For years and years I lived in a home with AR3a's being driven by a Heathkit AR-15 receiver. It's about 60w/channel. The room is about 20x25 with a high cathedral ceiling and a 3/4 rear wall (about 10') with a hole in the middle (about a 5' doorway). On the other side of that 3/4 wall you go another 12' before reaching the "final" wall. The left side of the room is open (railing) and a hallway and foyer are over there. The other "side" of the room is one long curtain, the floor is brick. The speakers are about 30" off the ground in a bookshelf. That's a lot of air. I always thought it sounded fine.

Then he got a Carver receiver with something like 120w or 200w/channel (the big receiver, not the original one). I thought it sounded better. Then the Carver died and went to the shop. The AR-15 was re-attached to the system and I listened for a bit. The next time I heard the system I thought the AR-15 was still on it and was really, really surprised by how great this Vivaldi CD sounded (moderate volume). It was the Carver back from the shop.

The recent experimenting with a friend's 10pi's. 65w/channel receiver, they sounded pretty doggone good. An Adcom 555Mk II was added and they sounded. . . well, amazing really. SAE A502 amplifier, that also sounded amazing. Then a Threshold 400A was substituted - they sound awe-inspiring. The Threshold is LESS wattage than either the Adcom or SAE and sounds better BUT the Threshold is rated with about 5db headroom, soooo, in fact, they are all of similar power.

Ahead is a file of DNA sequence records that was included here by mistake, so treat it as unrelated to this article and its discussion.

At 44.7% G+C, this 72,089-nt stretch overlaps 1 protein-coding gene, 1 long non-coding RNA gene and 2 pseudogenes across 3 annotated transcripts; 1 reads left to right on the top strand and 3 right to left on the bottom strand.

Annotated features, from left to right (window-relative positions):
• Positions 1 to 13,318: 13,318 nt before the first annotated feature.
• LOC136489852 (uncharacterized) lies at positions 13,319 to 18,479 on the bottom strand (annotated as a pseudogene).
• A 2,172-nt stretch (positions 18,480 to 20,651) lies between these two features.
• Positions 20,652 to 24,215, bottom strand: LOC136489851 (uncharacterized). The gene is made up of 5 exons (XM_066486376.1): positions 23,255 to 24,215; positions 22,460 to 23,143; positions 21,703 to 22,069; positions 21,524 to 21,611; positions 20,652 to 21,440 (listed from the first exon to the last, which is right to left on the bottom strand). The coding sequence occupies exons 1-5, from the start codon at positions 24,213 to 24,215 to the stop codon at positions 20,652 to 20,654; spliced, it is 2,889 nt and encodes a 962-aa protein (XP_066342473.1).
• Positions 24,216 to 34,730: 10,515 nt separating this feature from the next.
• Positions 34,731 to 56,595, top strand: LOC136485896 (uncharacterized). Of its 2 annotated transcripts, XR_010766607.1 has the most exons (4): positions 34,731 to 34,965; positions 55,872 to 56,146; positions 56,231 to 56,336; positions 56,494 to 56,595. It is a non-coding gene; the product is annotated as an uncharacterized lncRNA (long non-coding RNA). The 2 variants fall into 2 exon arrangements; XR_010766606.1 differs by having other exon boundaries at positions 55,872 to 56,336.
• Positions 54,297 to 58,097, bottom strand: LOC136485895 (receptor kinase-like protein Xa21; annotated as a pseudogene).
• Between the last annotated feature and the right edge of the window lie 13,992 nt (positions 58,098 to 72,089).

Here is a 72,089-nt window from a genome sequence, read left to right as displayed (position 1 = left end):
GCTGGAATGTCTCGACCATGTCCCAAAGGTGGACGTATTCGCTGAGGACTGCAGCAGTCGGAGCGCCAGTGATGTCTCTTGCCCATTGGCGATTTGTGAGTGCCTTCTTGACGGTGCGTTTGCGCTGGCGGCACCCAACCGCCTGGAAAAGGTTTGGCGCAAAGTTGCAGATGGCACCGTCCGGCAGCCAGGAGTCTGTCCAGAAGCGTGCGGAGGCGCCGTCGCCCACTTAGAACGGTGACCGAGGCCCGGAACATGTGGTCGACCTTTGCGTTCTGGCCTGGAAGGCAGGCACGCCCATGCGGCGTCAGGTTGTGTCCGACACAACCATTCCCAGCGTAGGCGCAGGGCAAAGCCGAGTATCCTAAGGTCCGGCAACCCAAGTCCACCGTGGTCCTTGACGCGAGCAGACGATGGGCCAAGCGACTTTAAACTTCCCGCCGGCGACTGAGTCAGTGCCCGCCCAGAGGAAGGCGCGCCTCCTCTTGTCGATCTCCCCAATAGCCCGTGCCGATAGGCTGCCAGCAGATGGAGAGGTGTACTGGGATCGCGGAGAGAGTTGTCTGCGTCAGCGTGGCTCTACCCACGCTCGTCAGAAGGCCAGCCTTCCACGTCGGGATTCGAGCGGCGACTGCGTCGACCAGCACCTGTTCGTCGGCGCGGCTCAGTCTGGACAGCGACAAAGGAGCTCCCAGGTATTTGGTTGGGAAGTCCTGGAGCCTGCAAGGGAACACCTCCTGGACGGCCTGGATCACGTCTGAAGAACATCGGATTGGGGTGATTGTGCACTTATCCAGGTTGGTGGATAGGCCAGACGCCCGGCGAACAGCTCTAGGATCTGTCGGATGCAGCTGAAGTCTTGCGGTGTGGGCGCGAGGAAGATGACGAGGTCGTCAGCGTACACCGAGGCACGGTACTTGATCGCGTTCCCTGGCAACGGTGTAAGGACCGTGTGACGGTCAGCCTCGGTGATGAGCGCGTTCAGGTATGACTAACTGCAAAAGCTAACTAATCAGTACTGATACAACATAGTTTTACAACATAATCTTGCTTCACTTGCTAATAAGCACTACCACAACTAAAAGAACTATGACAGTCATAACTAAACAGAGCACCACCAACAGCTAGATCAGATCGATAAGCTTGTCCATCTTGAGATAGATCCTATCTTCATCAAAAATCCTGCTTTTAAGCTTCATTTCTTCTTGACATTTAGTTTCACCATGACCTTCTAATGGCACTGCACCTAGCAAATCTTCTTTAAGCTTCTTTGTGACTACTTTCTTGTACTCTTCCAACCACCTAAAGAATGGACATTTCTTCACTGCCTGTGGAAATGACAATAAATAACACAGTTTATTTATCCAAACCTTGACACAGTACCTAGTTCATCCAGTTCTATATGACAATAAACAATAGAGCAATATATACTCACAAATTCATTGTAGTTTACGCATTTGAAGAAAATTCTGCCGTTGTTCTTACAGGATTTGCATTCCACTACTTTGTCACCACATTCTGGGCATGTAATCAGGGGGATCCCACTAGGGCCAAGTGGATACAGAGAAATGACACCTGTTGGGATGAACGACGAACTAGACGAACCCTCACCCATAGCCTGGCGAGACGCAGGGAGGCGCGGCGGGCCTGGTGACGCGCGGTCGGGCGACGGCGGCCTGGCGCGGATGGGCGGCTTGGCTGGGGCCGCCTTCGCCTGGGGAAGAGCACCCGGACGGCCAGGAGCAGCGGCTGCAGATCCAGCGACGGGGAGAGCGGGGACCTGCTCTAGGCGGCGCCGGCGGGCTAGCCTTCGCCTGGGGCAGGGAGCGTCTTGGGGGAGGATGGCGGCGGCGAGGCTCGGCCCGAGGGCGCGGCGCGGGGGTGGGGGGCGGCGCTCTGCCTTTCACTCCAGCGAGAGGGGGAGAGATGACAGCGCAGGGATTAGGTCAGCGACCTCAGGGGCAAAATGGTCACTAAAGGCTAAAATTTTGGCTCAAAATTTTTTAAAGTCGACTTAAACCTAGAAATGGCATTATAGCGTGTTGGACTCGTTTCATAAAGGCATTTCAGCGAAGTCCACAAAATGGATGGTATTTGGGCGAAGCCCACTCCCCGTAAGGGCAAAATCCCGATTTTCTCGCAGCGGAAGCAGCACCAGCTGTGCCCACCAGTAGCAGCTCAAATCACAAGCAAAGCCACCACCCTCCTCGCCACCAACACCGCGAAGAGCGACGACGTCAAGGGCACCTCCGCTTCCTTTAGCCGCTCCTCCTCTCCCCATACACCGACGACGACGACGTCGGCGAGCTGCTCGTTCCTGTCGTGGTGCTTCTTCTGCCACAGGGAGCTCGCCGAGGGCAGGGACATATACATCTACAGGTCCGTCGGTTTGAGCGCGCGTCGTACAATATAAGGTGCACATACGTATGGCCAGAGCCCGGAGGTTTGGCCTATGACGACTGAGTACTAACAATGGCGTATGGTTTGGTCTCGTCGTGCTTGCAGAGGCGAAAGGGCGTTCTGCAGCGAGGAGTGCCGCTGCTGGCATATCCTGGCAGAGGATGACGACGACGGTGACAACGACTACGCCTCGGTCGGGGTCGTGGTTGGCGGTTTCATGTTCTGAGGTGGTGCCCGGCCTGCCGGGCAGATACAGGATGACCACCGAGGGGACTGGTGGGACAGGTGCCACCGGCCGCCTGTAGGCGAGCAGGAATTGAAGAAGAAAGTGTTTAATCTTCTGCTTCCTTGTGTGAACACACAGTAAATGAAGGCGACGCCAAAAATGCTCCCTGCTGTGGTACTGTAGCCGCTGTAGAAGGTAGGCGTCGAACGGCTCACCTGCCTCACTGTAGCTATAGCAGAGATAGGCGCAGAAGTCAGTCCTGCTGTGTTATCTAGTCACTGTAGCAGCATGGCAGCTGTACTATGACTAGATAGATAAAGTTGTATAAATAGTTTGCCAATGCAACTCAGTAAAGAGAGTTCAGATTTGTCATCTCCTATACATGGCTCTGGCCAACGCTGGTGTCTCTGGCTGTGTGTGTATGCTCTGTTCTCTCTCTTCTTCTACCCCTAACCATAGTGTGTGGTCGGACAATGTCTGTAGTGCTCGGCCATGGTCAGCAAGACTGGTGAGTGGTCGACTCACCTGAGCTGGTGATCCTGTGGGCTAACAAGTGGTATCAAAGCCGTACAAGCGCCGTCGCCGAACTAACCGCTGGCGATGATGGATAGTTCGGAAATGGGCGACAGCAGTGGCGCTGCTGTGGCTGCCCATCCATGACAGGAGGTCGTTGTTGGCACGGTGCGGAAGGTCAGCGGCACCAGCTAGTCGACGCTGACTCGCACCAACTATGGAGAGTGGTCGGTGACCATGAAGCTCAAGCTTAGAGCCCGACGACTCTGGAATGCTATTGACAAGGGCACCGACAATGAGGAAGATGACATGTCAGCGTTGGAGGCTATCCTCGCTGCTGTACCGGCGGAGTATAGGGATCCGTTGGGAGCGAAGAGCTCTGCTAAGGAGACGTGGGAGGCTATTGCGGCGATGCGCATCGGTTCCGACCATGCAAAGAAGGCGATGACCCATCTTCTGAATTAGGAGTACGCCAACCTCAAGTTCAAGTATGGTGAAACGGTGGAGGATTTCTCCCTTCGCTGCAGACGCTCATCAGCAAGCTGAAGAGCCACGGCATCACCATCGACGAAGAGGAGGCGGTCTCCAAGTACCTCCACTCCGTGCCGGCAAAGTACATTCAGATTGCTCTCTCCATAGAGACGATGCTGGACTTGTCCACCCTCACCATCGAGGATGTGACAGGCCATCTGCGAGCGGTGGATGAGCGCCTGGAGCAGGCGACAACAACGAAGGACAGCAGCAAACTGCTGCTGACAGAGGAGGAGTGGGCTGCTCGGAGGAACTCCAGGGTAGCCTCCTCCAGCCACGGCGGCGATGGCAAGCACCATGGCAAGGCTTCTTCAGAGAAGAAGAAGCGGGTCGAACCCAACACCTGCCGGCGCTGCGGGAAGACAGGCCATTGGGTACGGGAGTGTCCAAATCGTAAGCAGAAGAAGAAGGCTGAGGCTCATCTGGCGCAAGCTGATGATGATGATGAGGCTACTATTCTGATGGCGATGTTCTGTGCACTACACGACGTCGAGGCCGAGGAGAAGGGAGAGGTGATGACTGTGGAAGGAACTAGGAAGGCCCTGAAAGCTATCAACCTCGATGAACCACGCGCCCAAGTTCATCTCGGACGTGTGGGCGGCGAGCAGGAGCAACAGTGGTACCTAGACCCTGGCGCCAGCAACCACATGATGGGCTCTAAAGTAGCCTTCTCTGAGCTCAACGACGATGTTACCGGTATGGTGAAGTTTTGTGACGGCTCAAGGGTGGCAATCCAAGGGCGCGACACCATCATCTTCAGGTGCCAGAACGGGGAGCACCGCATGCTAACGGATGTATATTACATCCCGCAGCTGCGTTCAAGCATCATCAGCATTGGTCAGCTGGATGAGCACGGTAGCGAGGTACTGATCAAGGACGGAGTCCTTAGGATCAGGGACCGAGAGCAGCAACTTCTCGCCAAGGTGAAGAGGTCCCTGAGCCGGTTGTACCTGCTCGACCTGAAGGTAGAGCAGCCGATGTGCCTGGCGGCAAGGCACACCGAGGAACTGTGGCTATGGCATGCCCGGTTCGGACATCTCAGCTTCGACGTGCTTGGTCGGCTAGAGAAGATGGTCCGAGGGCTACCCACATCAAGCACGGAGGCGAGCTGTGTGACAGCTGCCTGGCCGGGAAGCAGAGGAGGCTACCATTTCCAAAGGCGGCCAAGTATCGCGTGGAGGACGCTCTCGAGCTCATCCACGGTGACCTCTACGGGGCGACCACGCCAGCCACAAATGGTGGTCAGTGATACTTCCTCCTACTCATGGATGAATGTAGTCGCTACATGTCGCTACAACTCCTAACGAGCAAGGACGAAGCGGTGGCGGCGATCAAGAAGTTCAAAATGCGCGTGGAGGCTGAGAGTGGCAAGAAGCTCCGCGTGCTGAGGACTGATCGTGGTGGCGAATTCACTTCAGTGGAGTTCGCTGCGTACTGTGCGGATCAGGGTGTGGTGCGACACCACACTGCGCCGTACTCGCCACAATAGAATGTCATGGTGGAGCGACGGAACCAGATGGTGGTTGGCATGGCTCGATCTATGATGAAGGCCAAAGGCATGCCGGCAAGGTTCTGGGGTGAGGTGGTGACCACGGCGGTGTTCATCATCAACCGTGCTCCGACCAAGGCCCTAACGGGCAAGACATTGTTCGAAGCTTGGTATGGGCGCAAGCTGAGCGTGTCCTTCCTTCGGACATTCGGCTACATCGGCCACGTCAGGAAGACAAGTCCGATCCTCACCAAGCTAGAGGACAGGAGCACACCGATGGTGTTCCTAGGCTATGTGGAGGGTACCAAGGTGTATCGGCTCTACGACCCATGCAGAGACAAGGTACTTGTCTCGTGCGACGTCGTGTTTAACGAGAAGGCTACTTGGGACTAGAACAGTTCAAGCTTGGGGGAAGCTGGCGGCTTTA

BUT, any of the three "BIG" amps has one heckuva power supply.

So, although it takes twice as much juice to produce a 3db greater volume, and although the math says that the biggest amp should have been less than 6db "louder" than the receiver (or 6db *more* dynamic at most), the fact is that it made a huge difference in BOTH the way the speakers sounded at modest volumes and in the perceived average volume prior to amp "compression."

Soon I'll be able to run this "test" using a 125w/channel Pioneer receiver and a 250w/channel ESS power amplifier (essentially a slightly goosed Phase Linear 400). There should be a 3db headroom difference, right?

I know from experience when using the Pioneer receiver as a pre-amplifier to the big ESS amplifier driving my AR-9's there is a big difference in the way the ESS amplifier sounds compared to the Pioneer's own amplifiers.

But a watt is a watt and if I'm listening at 2 watts average and that's got me at about 90db, then I shouldn't run out of "watts" unless I get a spike to more than 108db. 108db is LOUD. So getting that big-ole amplifier instead of the receiver allows me to get 'em to 111db if called-for. 111db is not appreciably louder than 108db. But the bigger amplifier sure sounds better.

So, I come down on both sides of the argument. I think it's more the quality of the wattage than the wattage. But I think it's entirely possible that the bigger the amplifier the more likely the power-supply is up to the task of giving the amplifiers all the current they require. So, I say "Get a bigger amp" because I suppose the bigger amplifier will be more robust, not merely rated at a higher wattage.